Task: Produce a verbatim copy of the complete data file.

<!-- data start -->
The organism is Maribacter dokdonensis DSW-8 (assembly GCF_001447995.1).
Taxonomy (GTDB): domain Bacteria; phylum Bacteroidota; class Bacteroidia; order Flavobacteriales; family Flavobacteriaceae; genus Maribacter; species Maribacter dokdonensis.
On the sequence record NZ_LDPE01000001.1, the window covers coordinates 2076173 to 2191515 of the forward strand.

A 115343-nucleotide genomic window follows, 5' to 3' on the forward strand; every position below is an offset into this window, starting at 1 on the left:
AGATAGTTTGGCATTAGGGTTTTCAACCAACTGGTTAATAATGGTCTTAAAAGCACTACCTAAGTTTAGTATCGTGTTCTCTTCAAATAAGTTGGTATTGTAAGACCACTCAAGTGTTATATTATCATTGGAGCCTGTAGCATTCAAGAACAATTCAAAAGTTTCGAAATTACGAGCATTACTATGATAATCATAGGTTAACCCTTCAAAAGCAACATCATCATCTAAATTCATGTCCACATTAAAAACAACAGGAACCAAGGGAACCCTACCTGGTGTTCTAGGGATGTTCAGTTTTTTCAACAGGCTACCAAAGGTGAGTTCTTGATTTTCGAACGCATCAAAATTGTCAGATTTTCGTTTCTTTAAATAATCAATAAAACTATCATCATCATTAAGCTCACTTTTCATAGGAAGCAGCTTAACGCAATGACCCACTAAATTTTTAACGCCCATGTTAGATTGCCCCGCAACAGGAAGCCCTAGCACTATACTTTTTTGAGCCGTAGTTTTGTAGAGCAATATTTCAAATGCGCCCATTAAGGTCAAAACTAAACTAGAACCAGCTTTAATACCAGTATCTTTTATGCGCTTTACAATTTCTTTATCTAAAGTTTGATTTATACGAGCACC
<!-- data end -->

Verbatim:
The organism is Maribacter dokdonensis DSW-8 (assembly GCF_001447995.1).
Taxonomy (GTDB): domain Bacteria; phylum Bacteroidota; class Bacteroidia; order Flavobacteriales; family Flavobacteriaceae; genus Maribacter; species Maribacter dokdonensis.
On the sequence record NZ_LDPE01000001.1, the window covers coordinates 2076173 to 2191515 of the forward strand.

A 115343-nucleotide genomic window follows, 5' to 3' on the forward strand; every position below is an offset into this window, starting at 1 on the left:
AGATAGTTTGGCATTAGGGTTTTCAACCAACTGGTTAATAATGGTCTTAAAAGCACTACCTAAGTTTAGTATCGTGTTCTCTTCAAATAAGTTGGTATTGTAAGACCACTCAAGTGTTATATTATCATTGGAGCCTGTAGCATTCAAGAACAATTCAAAAGTTTCGAAATTACGAGCATTACTATGATAATCATAGGTTAACCCTTCAAAAGCAACATCATCATCTAAATTCATGTCCACATTAAAAACAACAGGAACCAAGGGAACCCTACCTGGTGTTCTAGGGATGTTCAGTTTTTTCAACAGGCTACCAAAGGTGAGTTCTTGATTTTCGAACGCATCAAAATTGTCAGATTTTCGTTTCTTTAAATAATCAATAAAACTATCATCATCATTAAGCTCACTTTTCATAGGAAGCAGCTTAACGCAATGACCCACTAAATTTTTAACGCCCATGTTAGATTGCCCCGCAACAGGAAGCCCTAGCACTATACTTTTTTGAGCCGTAGTTTTGTAGAGCAATATTTCAAATGCGCCCATTAAGGTCAAAACTAAACTAGAACCAGCTTTAATACCAGTATCTTTTATGCGCTTTACAATTTCTTTATCTAAAGTTTGATTTATACGAGCACC